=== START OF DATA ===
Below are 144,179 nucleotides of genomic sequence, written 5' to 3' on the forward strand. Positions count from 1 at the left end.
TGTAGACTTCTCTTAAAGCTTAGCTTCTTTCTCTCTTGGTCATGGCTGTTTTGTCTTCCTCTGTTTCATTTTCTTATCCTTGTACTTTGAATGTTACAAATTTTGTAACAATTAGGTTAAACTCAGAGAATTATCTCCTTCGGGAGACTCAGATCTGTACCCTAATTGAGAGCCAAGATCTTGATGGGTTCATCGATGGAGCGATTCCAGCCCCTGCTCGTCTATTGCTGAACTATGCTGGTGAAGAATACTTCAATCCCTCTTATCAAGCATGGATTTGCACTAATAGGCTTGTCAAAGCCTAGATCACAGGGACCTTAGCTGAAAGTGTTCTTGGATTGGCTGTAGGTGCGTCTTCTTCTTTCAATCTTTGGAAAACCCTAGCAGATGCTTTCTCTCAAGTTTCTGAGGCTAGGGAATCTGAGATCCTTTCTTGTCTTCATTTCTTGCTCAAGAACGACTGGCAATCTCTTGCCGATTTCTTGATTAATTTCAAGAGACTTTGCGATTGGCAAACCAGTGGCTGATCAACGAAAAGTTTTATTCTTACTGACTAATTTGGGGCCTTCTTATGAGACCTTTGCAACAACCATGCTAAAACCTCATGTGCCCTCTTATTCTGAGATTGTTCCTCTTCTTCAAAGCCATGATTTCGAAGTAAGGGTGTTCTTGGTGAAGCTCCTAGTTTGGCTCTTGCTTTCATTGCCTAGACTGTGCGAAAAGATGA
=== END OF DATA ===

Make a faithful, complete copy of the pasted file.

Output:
Below are 144,179 nucleotides of genomic sequence, written 5' to 3' on the forward strand. Positions count from 1 at the left end.
TGTAGACTTCTCTTAAAGCTTAGCTTCTTTCTCTCTTGGTCATGGCTGTTTTGTCTTCCTCTGTTTCATTTTCTTATCCTTGTACTTTGAATGTTACAAATTTTGTAACAATTAGGTTAAACTCAGAGAATTATCTCCTTCGGGAGACTCAGATCTGTACCCTAATTGAGAGCCAAGATCTTGATGGGTTCATCGATGGAGCGATTCCAGCCCCTGCTCGTCTATTGCTGAACTATGCTGGTGAAGAATACTTCAATCCCTCTTATCAAGCATGGATTTGCACTAATAGGCTTGTCAAAGCCTAGATCACAGGGACCTTAGCTGAAAGTGTTCTTGGATTGGCTGTAGGTGCGTCTTCTTCTTTCAATCTTTGGAAAACCCTAGCAGATGCTTTCTCTCAAGTTTCTGAGGCTAGGGAATCTGAGATCCTTTCTTGTCTTCATTTCTTGCTCAAGAACGACTGGCAATCTCTTGCCGATTTCTTGATTAATTTCAAGAGACTTTGCGATTGGCAAACCAGTGGCTGATCAACGAAAAGTTTTATTCTTACTGACTAATTTGGGGCCTTCTTATGAGACCTTTGCAACAACCATGCTAAAACCTCATGTGCCCTCTTATTCTGAGATTGTTCCTCTTCTTCAAAGCCATGATTTCGAAGTAAGGGTGTTCTTGGTGAAGCTCCTAGTTTGGCTCTTGCTTTCATTGCCTAGACTGTGCGAAAAGATGA